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Pine Ridge city on reservation to get its first street signs

PINE RIDGE (AP) -- The city of Pine Ridge is getting street signs for the first time in its history. The community on the Pine Ridge Indian Reservation is the headquarters for the Oglala Sioux tribe and dates to the late 1800s, but the only signs...

PINE RIDGE (AP) - The city of Pine Ridge is getting street signs for the first time in its history.

The community on the Pine Ridge Indian Reservation is the headquarters for the Oglala Sioux tribe and dates to the late 1800s, but the only signs in the town have been stop signs.

Village Vice President Derek Janis recently discovered during a trip to the local land office that, despite the lack of road signs, the roads all have names. A tribal map specialist, Troy Ferguson, has been working for years to catalog them.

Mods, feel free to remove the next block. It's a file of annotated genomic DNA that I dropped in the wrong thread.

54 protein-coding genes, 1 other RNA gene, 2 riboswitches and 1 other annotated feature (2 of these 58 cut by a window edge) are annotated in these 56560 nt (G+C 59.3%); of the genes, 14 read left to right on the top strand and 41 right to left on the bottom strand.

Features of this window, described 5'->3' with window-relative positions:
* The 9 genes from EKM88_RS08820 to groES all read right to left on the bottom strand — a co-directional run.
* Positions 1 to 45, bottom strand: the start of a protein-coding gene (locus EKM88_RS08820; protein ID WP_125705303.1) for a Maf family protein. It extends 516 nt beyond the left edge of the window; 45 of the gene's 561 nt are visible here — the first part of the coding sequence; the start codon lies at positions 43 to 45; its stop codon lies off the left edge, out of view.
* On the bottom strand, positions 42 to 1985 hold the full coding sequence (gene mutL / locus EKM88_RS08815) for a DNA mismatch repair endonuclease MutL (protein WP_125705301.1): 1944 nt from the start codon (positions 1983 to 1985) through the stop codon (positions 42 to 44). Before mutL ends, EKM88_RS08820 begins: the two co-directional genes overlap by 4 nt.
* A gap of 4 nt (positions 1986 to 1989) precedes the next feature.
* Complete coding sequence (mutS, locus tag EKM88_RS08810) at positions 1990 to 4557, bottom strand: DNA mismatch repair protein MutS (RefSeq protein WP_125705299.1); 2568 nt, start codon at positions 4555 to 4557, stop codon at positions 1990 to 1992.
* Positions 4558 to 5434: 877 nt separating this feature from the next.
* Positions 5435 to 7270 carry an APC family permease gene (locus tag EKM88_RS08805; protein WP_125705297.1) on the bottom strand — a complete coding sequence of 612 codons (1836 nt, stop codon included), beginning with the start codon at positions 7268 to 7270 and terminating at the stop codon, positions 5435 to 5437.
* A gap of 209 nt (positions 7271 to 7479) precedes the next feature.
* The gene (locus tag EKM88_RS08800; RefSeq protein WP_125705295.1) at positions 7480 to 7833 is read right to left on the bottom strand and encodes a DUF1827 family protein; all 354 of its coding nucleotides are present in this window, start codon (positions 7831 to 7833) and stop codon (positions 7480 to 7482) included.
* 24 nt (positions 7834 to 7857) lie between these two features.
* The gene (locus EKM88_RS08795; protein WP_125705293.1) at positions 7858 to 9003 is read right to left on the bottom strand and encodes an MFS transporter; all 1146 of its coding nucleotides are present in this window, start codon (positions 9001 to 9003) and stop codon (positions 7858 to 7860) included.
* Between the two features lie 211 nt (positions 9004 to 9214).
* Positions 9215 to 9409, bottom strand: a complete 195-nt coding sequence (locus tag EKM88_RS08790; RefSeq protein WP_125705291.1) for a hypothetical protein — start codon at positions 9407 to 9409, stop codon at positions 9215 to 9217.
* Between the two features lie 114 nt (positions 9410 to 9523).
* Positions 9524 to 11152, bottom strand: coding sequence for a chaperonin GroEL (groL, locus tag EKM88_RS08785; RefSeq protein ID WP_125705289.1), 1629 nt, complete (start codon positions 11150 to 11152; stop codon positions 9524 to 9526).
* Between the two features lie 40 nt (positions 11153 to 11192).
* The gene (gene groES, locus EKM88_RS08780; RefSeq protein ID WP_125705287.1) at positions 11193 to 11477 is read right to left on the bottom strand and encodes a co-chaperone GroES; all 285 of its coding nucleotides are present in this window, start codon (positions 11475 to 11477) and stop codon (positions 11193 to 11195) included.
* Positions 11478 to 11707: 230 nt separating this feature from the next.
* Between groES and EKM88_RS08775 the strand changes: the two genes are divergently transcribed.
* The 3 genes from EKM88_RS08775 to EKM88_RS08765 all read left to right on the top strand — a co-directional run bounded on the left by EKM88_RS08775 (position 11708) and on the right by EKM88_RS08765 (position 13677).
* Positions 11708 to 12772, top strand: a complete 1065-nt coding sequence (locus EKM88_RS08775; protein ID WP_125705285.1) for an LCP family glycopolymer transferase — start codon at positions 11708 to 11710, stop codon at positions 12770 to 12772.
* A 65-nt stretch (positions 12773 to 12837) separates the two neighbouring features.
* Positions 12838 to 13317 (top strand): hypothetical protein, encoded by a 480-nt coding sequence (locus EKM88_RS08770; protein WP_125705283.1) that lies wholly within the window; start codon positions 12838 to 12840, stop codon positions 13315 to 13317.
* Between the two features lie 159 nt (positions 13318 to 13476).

"It was a big surprise to me," Janis told KOTA-TV.

Janis decided it was time for signs. The community has enlisted a tribally owned business in Rapid City to make 432 of them. The red signs with white lettering and names such as "Sweet Grass St" and "Choke Cherry Ave" will start going up this summer.

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"I'm pretty sure we will have a lot of community members that will be pretty excited to see (the) signs going up," Janis said.

About 3,300 people live in Pine Ridge.

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